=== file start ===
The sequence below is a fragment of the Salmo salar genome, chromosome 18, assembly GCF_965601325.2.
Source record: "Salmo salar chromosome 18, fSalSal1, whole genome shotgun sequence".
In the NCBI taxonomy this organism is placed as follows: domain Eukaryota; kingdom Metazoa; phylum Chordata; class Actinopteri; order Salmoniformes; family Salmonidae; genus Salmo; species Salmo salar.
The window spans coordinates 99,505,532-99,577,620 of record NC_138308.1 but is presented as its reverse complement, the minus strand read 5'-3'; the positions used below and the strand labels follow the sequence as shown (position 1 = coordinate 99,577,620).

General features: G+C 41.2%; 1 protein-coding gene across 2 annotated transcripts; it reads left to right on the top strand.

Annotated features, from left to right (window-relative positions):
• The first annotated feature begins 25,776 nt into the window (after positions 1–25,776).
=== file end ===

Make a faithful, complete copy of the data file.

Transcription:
The sequence below is a fragment of the Salmo salar genome, chromosome 18, assembly GCF_965601325.2.
Source record: "Salmo salar chromosome 18, fSalSal1, whole genome shotgun sequence".
In the NCBI taxonomy this organism is placed as follows: domain Eukaryota; kingdom Metazoa; phylum Chordata; class Actinopteri; order Salmoniformes; family Salmonidae; genus Salmo; species Salmo salar.
The window spans coordinates 99,505,532-99,577,620 of record NC_138308.1 but is presented as its reverse complement, the minus strand read 5'-3'; the positions used below and the strand labels follow the sequence as shown (position 1 = coordinate 99,577,620).

General features: G+C 41.2%; 1 protein-coding gene across 2 annotated transcripts; it reads left to right on the top strand.

Annotated features, from left to right (window-relative positions):
• The first annotated feature begins 25,776 nt into the window (after positions 1–25,776).